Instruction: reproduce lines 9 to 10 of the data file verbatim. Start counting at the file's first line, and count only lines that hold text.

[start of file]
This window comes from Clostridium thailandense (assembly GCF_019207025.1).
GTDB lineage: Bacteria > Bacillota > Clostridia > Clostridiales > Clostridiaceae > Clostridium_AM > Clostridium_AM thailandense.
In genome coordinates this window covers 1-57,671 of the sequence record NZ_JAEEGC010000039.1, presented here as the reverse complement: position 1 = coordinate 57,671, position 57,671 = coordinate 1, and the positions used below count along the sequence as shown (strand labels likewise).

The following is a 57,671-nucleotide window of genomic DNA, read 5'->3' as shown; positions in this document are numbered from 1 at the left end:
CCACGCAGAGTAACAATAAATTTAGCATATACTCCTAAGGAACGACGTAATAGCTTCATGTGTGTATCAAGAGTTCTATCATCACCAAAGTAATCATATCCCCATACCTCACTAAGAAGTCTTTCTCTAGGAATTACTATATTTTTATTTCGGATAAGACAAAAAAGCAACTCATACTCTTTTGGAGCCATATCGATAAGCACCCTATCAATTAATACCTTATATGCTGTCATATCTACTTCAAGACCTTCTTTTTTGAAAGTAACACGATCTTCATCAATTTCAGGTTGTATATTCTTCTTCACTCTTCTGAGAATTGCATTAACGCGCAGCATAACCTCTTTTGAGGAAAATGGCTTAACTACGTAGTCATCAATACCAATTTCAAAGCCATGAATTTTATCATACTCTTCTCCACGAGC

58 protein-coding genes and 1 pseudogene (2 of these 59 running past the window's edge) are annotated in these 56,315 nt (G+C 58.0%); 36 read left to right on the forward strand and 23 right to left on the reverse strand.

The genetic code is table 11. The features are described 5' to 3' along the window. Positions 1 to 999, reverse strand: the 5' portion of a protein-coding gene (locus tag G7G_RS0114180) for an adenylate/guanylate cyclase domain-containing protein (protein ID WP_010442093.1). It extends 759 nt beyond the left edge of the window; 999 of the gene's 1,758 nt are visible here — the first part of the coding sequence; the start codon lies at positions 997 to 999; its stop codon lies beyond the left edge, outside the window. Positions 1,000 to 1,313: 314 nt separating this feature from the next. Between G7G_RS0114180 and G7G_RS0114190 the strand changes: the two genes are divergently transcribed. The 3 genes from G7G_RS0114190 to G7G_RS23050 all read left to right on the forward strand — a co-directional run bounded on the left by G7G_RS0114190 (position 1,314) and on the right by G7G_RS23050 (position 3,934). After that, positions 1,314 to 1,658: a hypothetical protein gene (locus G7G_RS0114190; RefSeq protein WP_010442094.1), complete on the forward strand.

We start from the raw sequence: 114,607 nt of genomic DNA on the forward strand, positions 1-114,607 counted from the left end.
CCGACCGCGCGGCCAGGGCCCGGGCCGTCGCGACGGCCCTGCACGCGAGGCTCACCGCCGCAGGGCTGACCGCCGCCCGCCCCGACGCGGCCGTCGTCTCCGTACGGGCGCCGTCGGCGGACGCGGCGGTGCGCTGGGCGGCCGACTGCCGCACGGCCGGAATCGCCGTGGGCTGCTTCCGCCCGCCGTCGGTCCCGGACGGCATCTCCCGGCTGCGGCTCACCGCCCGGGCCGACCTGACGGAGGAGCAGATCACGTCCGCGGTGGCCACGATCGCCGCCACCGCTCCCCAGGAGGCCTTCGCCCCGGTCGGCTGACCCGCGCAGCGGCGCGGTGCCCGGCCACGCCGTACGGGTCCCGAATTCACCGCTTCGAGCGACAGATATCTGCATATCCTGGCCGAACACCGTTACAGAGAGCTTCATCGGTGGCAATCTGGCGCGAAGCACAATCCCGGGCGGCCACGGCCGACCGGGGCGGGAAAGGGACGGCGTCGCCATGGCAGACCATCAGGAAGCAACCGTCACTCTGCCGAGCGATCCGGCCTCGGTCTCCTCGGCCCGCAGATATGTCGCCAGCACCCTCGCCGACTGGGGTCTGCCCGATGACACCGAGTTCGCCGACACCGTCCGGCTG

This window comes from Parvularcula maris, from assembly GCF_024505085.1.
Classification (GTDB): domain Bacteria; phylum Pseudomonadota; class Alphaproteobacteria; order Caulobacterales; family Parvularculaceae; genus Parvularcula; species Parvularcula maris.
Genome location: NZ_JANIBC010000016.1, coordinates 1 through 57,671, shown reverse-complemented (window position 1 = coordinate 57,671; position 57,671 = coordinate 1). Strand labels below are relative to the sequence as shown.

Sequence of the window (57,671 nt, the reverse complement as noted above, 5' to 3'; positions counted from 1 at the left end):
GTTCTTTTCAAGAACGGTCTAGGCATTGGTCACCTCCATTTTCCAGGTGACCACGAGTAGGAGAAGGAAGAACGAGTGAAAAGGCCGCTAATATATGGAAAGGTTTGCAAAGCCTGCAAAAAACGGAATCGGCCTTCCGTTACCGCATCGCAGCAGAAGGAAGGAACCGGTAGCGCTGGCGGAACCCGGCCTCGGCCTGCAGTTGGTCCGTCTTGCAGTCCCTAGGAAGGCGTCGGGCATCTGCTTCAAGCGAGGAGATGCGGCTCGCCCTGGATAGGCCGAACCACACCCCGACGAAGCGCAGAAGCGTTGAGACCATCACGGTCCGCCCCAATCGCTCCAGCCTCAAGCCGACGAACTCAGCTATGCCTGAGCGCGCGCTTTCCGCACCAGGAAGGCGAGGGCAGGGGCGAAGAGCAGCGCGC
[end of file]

CCGACCGCGCGGCCAGGGCCCGGGCCGTCGCGACGGCCCTGCACGCGAGGCTCACCGCCGCAGGGCTGACCGCCGCCCGCCCCGACGCGGCCGTCGTCTCCGTACGGGCGCCGTCGGCGGACGCGGCGGTGCGCTGGGCGGCCGACTGCCGCACGGCCGGAATCGCCGTGGGCTGCTTCCGCCCGCCGTCGGTCCCGGACGGCATCTCCCGGCTGCGGCTCACCGCCCGGGCCGACCTGACGGAGGAGCAGATCACGTCCGCGGTGGCCACGATCGCCGCCACCGCTCCCCAGGAGGCCTTCGCCCCGGTCGGCTGACCCGCGCAGCGGCGCGGTGCCCGGCCACGCCGTACGGGTCCCGAATTCACCGCTTCGAGCGACAGATATCTGCATATCCTGGCCGAACACCGTTACAGAGAGCTTCATCGGTGGCAATCTGGCGCGAAGCACAATCCCGGGCGGCCACGGCCGACCGGGGCGGGAAAGGGACGGCGTCGCCATGGCAGACCATCAGGAAGCAACCGTCACTCTGCCGAGCGATCCGGCCTCGGTCTCCTCGGCCCGCAGATATGTCGCCAGCACCCTCGCCGACTGGGGTCTGCCCGATGACACCGAGTTCGCCGACACCGTCCGGCTG

This window comes from Parvularcula maris, from assembly GCF_024505085.1.